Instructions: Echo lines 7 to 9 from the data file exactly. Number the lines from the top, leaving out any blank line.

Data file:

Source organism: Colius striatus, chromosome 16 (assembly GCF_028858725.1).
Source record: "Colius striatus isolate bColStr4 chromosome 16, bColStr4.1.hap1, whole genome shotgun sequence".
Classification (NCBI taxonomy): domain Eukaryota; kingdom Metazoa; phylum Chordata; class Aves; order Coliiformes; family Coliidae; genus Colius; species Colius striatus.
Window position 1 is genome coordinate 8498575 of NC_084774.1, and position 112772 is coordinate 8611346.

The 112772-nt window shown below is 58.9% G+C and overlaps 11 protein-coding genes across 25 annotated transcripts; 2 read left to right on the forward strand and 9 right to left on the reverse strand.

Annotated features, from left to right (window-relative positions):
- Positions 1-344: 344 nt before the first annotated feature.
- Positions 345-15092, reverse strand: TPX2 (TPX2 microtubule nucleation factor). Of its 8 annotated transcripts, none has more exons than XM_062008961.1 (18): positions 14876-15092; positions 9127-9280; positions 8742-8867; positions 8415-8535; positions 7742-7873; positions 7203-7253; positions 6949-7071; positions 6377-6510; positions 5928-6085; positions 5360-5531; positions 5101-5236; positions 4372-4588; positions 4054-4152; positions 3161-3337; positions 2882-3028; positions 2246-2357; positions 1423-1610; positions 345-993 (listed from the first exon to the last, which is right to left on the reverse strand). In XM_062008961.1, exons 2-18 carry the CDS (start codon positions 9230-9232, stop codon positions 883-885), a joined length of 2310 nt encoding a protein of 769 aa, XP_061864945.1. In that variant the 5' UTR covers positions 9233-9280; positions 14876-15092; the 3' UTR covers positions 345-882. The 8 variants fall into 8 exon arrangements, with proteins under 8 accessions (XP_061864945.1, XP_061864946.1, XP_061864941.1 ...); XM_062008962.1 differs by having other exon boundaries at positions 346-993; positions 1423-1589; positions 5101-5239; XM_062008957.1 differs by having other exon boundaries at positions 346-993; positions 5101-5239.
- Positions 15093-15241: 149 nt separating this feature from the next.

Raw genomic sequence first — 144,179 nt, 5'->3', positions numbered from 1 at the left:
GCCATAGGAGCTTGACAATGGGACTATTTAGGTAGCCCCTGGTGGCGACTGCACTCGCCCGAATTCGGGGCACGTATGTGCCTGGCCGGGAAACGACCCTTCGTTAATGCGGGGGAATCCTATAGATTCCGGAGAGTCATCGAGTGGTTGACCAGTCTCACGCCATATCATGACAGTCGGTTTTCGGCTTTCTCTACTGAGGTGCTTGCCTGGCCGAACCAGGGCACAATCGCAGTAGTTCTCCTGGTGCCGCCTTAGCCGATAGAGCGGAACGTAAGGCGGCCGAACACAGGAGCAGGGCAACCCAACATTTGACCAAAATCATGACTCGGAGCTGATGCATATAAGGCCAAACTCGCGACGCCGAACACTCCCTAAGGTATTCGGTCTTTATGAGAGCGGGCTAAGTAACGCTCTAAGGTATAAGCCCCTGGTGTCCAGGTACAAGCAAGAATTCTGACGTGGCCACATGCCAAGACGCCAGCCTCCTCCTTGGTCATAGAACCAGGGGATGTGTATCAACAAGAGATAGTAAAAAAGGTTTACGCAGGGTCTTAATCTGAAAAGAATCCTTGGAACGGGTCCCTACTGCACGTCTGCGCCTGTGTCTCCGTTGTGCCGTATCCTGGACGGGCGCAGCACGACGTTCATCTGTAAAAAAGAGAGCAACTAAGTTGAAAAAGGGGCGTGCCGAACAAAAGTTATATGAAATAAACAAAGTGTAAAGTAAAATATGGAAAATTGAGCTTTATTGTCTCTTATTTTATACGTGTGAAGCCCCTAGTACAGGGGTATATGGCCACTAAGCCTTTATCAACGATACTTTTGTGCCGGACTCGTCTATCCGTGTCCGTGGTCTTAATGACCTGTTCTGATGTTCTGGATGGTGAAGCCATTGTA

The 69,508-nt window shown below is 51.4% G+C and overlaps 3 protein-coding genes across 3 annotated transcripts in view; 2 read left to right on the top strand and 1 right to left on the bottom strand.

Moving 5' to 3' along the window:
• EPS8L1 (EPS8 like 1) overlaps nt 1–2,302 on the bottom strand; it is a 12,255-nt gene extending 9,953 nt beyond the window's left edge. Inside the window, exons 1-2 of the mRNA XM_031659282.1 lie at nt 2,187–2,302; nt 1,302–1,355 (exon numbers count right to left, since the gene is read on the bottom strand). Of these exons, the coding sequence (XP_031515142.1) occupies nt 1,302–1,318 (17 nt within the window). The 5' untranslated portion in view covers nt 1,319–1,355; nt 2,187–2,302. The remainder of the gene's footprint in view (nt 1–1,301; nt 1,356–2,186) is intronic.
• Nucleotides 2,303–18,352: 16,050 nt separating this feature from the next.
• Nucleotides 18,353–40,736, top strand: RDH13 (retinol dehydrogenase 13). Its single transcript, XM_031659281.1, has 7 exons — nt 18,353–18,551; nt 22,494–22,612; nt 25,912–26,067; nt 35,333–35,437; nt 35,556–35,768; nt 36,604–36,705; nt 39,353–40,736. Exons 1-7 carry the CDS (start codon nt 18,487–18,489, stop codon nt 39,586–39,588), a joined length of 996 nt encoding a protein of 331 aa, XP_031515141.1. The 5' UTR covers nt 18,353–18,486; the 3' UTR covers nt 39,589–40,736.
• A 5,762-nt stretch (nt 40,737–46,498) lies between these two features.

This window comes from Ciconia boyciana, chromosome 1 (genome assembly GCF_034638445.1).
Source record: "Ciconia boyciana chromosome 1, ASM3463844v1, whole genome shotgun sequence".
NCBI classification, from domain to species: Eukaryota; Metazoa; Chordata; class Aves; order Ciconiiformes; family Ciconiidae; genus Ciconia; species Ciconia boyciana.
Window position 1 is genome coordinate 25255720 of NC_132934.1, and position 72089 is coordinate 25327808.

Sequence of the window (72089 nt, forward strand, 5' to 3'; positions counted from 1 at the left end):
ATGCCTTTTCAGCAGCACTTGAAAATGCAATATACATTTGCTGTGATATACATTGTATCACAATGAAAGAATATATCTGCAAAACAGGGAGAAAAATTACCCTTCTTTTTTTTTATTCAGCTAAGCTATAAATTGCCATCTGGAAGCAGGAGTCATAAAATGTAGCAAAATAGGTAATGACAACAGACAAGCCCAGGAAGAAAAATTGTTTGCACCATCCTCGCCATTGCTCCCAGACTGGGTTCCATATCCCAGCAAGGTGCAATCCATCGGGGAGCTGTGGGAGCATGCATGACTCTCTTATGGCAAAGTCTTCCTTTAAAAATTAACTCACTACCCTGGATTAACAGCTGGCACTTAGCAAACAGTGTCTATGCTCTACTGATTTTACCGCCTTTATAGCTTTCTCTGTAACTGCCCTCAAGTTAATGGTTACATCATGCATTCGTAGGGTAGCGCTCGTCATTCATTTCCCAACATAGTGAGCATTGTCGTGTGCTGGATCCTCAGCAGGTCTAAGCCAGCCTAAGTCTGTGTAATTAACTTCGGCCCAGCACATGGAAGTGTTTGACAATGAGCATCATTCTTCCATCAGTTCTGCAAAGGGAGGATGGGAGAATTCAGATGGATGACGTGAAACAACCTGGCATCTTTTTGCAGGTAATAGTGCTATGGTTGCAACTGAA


- Positions 1-344: 344 nt before the first annotated feature.
- Positions 345-15092, reverse strand: TPX2 (TPX2 microtubule nucleation factor). Of its 8 annotated transcripts, none has more exons than XM_062008961.1 (18): positions 14876-15092; positions 9127-9280; positions 8742-8867; positions 8415-8535; positions 7742-7873; positions 7203-7253; positions 6949-7071; positions 6377-6510; positions 5928-6085; positions 5360-5531; positions 5101-5236; positions 4372-4588; positions 4054-4152; positions 3161-3337; positions 2882-3028; positions 2246-2357; positions 1423-1610; positions 345-993 (listed from the first exon to the last, which is right to left on the reverse strand). In XM_062008961.1, exons 2-18 carry the CDS (start codon positions 9230-9232, stop codon positions 883-885), a joined length of 2310 nt encoding a protein of 769 aa, XP_061864945.1. In that variant the 5' UTR covers positions 9233-9280; positions 14876-15092; the 3' UTR covers positions 345-882. The 8 variants fall into 8 exon arrangements, with proteins under 8 accessions (XP_061864945.1, XP_061864946.1, XP_061864941.1 ...); XM_062008962.1 differs by having other exon boundaries at positions 346-993; positions 1423-1589; positions 5101-5239; XM_062008957.1 differs by having other exon boundaries at positions 346-993; positions 5101-5239.
- Positions 15093-15241: 149 nt separating this feature from the next.